Technology stocks lost ground Monday after analysts downgraded a handful of leaders, sending the Nasdaq composite down 104 points to 2,059.39.
The Dow Jones industrial average shaved off 48 points to finish at 10,532.16.
"The tech stocks have moved ahead quite significantly, but let's face it, people have been hurt so badly and lost so much money by the decline that there is a natural tendency to take profits," Jack Shaughnessy, chief investment strategist for Advest, told Reuters.
Downgrade reports for Intel and Oracle Monday both emphasised that while these companies' stocks have skyrocketed over the past two weeks, the recoveries are considered premature because neither company has hit its true bottom.
Companies that slumped after Merrill Lynch analyst Joseph Osha issued a "reality check" for the group are: Intel (Nasdaq: INTC), down $2.11 to $30.32, and communications chipmakers Applied Micro Circuits (Nasdaq: AMCC), down $4.48 to $25.52, PMC-Sierra (Nasdaq: PMCS), off $6.05 to $38.76, and Vitesse Semiconductor (Nasdaq: VTSS), off $2.33 to $32.44.
Advanced Micro Devices (NYSE: AMD) lost $1.40 to $27.60, and IBM (NYSE: IBM) closed off $2.83 to $112.
It's still early in Oracle's (Nasdaq: ORCL) fourth quarter, but Lehman Brothers sounded alarm bells, partially blaming Sun Microsystems' earnings report last week. Oracle fell $2.60 to $17.15, while Sun (Nasdaq: SUNW) dropped $2.14 to $17.57. Microsoft (Nasdaq: MSFT) slid 75 cents to finish at $68.25.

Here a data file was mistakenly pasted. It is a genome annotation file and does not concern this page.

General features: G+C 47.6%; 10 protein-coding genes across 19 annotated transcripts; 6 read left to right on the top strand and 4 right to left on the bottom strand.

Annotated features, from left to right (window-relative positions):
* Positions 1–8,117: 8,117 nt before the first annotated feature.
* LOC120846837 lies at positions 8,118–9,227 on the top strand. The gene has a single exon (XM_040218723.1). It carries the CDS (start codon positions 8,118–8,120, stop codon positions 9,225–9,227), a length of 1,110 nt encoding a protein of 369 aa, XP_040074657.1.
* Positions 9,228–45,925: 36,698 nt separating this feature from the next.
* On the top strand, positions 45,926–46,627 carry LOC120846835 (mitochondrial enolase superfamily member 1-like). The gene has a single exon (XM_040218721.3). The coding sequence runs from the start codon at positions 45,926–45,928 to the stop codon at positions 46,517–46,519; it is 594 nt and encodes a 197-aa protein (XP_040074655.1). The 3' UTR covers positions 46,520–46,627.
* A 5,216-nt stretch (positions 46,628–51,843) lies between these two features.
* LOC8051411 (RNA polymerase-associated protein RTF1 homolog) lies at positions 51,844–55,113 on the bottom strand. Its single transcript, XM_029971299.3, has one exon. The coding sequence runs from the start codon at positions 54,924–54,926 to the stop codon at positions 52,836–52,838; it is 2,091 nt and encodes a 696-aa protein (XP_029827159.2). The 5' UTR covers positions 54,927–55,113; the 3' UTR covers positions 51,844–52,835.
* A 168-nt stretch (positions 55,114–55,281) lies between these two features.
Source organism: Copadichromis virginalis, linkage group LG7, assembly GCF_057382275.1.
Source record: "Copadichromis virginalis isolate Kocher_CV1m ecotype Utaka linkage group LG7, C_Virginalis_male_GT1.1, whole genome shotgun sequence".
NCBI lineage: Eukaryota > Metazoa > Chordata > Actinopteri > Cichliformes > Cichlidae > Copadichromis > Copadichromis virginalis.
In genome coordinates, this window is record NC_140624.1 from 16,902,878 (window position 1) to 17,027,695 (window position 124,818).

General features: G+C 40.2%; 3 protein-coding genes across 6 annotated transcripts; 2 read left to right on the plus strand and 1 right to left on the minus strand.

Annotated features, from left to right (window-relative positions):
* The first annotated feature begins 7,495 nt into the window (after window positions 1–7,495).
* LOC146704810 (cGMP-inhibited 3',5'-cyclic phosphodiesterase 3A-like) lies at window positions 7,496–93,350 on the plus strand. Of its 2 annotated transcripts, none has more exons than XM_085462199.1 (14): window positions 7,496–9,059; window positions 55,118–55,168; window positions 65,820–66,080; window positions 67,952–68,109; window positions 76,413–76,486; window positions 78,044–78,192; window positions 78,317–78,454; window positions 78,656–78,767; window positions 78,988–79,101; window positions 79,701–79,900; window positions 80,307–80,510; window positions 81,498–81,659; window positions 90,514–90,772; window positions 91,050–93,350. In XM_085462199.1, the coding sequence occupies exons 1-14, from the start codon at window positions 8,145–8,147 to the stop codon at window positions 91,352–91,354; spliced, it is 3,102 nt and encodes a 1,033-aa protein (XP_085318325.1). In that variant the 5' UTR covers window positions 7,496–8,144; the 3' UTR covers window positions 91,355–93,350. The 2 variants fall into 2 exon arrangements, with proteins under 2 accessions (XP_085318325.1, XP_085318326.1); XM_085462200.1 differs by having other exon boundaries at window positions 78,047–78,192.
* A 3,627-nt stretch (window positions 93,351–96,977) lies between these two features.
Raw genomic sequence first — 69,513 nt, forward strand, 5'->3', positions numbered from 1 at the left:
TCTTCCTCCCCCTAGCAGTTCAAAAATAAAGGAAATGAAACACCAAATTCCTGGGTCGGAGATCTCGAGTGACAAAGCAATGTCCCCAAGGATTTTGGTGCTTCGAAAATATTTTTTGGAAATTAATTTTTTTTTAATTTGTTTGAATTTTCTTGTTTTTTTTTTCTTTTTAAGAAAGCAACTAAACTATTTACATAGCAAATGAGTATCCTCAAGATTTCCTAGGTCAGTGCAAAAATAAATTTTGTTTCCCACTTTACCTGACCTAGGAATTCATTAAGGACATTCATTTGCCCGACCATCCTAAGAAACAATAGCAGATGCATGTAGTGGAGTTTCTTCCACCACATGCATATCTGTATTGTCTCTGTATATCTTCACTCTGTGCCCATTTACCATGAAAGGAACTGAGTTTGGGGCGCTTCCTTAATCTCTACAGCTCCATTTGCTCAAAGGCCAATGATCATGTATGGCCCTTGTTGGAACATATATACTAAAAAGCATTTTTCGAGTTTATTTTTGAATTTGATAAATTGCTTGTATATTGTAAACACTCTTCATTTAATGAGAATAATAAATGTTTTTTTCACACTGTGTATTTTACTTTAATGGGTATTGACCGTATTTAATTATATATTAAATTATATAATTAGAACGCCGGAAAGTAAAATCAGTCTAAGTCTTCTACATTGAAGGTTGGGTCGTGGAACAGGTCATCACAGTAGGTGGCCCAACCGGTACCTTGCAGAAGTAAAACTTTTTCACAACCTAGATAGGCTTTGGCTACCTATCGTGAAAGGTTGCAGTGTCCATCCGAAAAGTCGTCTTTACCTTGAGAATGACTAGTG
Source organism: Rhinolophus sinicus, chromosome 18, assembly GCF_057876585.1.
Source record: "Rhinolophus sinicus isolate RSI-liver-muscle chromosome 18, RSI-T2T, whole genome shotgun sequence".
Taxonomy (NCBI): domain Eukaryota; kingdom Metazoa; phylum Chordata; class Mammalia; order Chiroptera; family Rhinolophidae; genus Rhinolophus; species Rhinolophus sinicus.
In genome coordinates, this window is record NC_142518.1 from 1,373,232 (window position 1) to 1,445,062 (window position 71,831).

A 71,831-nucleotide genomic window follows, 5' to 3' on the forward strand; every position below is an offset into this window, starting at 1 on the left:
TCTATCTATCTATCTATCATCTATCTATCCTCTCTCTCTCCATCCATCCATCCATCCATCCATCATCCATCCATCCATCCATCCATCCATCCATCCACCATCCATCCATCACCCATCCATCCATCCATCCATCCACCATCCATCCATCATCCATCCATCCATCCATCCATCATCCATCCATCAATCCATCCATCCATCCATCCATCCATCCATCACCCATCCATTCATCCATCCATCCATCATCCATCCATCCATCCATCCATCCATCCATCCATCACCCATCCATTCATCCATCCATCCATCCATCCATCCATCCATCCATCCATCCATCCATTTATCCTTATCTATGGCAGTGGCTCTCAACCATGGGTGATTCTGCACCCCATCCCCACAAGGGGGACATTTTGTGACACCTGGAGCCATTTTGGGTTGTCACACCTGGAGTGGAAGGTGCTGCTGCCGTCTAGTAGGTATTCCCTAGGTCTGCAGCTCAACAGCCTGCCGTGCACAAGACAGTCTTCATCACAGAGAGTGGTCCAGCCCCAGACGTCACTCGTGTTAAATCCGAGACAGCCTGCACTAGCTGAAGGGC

Also Monday, Webvan shares soared 166 percent, closing at 16 cents after trading as high as 30 cents at one point. The stock for the struggling online grocer had closed Friday at 6 cents. The company didn't announce any news although the board of directors was scheduled to meet Monday for the first time since Chief Executive George Shaheen resigned.
Josh Peters, a stock analyst with mutual-fund research firm Morningstar, speculated that it might be a so-called short squeeze, in which investors who shorted the stock to profit when it would fall thought it wouldn't go lower than 6 cents and moved to cover themselves. Besides Shaheen's resignation, Webvan also faces Nasdaq delisting.
"That's the only other reason I can think of...besides insanity," said Peters, who follows the grocery industry.
Cisco Systems (Nasdaq: CSCO) shaved off $1.82 to $17.33. Nortel Networks (NYSE: NT) dropped $1.01 to $15.94, and Lucent Technologies (NYSE: LU) closed off 31 cents to $9.20.
Among widely held PC stocks, Dell (Nasdaq: DELL) shed 77 cents to $29.35, Compaq (NYSE: CPQ) lost 86 cents to $20.65, Gateway (NYSE: GTW) dipped 12 cents to $18.04 and Apple Computer (Nasdaq: AAPL) fell 79 cents to $24.25.
Shares of Exodus Communications (Nasdaq: EXDS) clipped 10 cents to $9.87 after spending much of the day in the black on take-over rumors.
America Online Time Warner (NYSE: AOL) shed $1.09 to $47.60. eBay (Nasdaq: EBAY) fell $3.70 to $46.95, and Amazon.com (Nasdaq: AMZN) gained 42 cents to 16.20. Yahoo (Nasdaq: YHOO) lopped off $1.89 to $17.96, and CMGI (Nasdaq: CMGI) finished down 44 cents to $2.53.
Telecommunications company SBC Communications (NYSE: SBC) fell 75 cents to $39.25 after it matched already lowered expectations for its first quarter, but warned that the rest of 2001 would fall short of estimates.
ZDII staff and Reuters contributed to this roundup.